Bedsore StagesMiami, FL- When a family places their loved one in the care of a nursing home, they have the expectation that they will be cared for and they won’t suffer from unnecessary injuries. That isn’t always the case, and many elders and disabled people living in long term facilities suffer from bedsores, an injury that can be prevented with the proper care.

What is a Bedsore?

Medically, bedsores are known as pressure sores or decubitus ulcers. They are caused by continuous pressure on the skin and muscle tissue and a lack of adequate nutrition. In the early stages of a bedsore, the skin in the affected area will change color, often turning red, and the consistency of the underlying tissue will change often feeling firmer or “boggy,” according to the Mayo Clinic. The patient may also experience pain and itching.

These sores have different stages and left untreated can be dangerous and even deadly. In the later stages of a bedsore, the skin and tissue can begin to die, called “necrosis,” causing muscles, tissue and bones to become exposed. Without medical treatment, bedsores can become infected and in extreme cases lead to the death of a patient.

Bony areas of the body such as the hips, lower back, knees and elbows are prone to bedsores.

What Causes Bedsores?

Bedsores are caused when a nursing home resident is left to lie in the same position for too long. Patients who are paralyzed or are unable to move without assistance can easily develop bedsores of they are not moved regularly. The constant pressure causes damage to the skin and underlying tissue.

Nursing homes can prevent these potentially deadly sores by moving patients regularly and providing them a nutritionally balanced diet. Unfortunately, not all nursing homes provide their patients with this rudimentary care.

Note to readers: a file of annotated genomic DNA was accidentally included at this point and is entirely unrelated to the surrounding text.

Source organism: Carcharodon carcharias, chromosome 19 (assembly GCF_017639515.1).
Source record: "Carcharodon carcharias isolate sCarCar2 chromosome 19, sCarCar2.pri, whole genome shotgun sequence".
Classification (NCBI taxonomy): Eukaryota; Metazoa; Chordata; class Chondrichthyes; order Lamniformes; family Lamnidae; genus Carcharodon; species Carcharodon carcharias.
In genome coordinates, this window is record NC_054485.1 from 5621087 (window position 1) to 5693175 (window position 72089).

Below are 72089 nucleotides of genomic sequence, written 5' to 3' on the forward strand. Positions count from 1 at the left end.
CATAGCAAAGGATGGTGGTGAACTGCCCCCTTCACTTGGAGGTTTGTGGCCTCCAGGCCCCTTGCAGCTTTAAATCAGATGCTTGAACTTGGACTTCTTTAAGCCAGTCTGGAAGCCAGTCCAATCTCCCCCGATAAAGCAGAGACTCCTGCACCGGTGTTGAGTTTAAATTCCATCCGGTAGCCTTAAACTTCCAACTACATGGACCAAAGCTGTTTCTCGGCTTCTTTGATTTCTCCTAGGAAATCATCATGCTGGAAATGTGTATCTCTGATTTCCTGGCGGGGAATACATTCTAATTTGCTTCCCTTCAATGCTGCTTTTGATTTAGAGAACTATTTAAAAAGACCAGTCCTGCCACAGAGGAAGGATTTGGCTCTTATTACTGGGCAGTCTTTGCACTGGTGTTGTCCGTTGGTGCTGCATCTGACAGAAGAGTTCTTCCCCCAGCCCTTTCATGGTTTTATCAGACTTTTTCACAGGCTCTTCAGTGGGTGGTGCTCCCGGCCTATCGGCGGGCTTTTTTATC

In a recent national survey, 50 percent of nursing home workers admitted to neglecting a patient at least once in the past 12 months. This is a shocking revelation that demonstrates how rampant neglect is in nursing homes.

While not all bedsores are a sign of nursing home neglect or abuse, since some nursing home residents are prone to bedsores.  If bedsores occur frequently and are left untreated for too long, the family of the nursing home resident should be alarmed and bring the issue up with the facilities administrators. They should also monitor their loved one’s care, and make certain they are being properly cleaned and cared for. It is also important to ensure that the nursing home resident is getting the right nutrition.

If the family of a nursing home resident suspects that their loved one is being neglected or abused in a long term care facility, they should contact the proper authorities in their states such as Social Services. They should also consult with a nursing home attorney to determine if their loved one is being abused or neglected and whether they are eligible to seek compensation from the negligent facility.